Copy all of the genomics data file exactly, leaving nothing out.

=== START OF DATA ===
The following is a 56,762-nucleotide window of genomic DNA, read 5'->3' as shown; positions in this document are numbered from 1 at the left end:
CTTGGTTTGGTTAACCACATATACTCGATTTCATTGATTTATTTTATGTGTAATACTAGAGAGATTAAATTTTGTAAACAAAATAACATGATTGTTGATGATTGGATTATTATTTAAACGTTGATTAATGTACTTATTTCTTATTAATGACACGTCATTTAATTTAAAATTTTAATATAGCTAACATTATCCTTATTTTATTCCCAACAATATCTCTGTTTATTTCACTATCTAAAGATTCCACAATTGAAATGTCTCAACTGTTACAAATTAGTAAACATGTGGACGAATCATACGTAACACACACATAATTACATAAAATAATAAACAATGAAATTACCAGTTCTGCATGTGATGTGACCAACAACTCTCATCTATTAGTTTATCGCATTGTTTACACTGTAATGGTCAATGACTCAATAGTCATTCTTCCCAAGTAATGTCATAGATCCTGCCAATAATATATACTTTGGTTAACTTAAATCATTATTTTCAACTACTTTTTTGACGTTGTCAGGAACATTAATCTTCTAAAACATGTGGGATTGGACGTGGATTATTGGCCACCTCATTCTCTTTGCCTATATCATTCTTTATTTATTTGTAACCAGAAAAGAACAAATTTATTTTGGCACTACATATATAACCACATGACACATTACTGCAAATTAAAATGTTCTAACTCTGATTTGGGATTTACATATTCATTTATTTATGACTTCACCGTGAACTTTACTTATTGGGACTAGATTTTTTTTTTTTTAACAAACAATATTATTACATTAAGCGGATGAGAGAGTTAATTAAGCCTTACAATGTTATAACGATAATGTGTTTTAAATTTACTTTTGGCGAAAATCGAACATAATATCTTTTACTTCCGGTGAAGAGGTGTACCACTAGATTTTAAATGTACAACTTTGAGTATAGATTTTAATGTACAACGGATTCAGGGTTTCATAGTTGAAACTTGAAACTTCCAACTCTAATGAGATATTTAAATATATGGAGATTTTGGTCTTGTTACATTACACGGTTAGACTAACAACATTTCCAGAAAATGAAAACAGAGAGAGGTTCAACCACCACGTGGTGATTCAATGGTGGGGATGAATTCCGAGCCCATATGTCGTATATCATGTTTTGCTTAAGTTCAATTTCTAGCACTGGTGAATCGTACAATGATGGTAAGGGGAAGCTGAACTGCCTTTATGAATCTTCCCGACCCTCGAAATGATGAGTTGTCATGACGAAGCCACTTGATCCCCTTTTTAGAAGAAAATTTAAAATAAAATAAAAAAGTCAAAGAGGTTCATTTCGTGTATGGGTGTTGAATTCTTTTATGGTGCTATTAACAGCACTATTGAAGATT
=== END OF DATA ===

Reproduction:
The following is a 56,762-nucleotide window of genomic DNA, read 5'->3' as shown; positions in this document are numbered from 1 at the left end:
CTTGGTTTGGTTAACCACATATACTCGATTTCATTGATTTATTTTATGTGTAATACTAGAGAGATTAAATTTTGTAAACAAAATAACATGATTGTTGATGATTGGATTATTATTTAAACGTTGATTAATGTACTTATTTCTTATTAATGACACGTCATTTAATTTAAAATTTTAATATAGCTAACATTATCCTTATTTTATTCCCAACAATATCTCTGTTTATTTCACTATCTAAAGATTCCACAATTGAAATGTCTCAACTGTTACAAATTAGTAAACATGTGGACGAATCATACGTAACACACACATAATTACATAAAATAATAAACAATGAAATTACCAGTTCTGCATGTGATGTGACCAACAACTCTCATCTATTAGTTTATCGCATTGTTTACACTGTAATGGTCAATGACTCAATAGTCATTCTTCCCAAGTAATGTCATAGATCCTGCCAATAATATATACTTTGGTTAACTTAAATCATTATTTTCAACTACTTTTTTGACGTTGTCAGGAACATTAATCTTCTAAAACATGTGGGATTGGACGTGGATTATTGGCCACCTCATTCTCTTTGCCTATATCATTCTTTATTTATTTGTAACCAGAAAAGAACAAATTTATTTTGGCACTACATATATAACCACATGACACATTACTGCAAATTAAAATGTTCTAACTCTGATTTGGGATTTACATATTCATTTATTTATGACTTCACCGTGAACTTTACTTATTGGGACTAGATTTTTTTTTTTTTAACAAACAATATTATTACATTAAGCGGATGAGAGAGTTAATTAAGCCTTACAATGTTATAACGATAATGTGTTTTAAATTTACTTTTGGCGAAAATCGAACATAATATCTTTTACTTCCGGTGAAGAGGTGTACCACTAGATTTTAAATGTACAACTTTGAGTATAGATTTTAATGTACAACGGATTCAGGGTTTCATAGTTGAAACTTGAAACTTCCAACTCTAATGAGATATTTAAATATATGGAGATTTTGGTCTTGTTACATTACACGGTTAGACTAACAACATTTCCAGAAAATGAAAACAGAGAGAGGTTCAACCACCACGTGGTGATTCAATGGTGGGGATGAATTCCGAGCCCATATGTCGTATATCATGTTTTGCTTAAGTTCAATTTCTAGCACTGGTGAATCGTACAATGATGGTAAGGGGAAGCTGAACTGCCTTTATGAATCTTCCCGACCCTCGAAATGATGAGTTGTCATGACGAAGCCACTTGATCCCCTTTTTAGAAGAAAATTTAAAATAAAATAAAAAAGTCAAAGAGGTTCATTTCGTGTATGGGTGTTGAATTCTTTTATGGTGCTATTAACAGCACTATTGAAGATT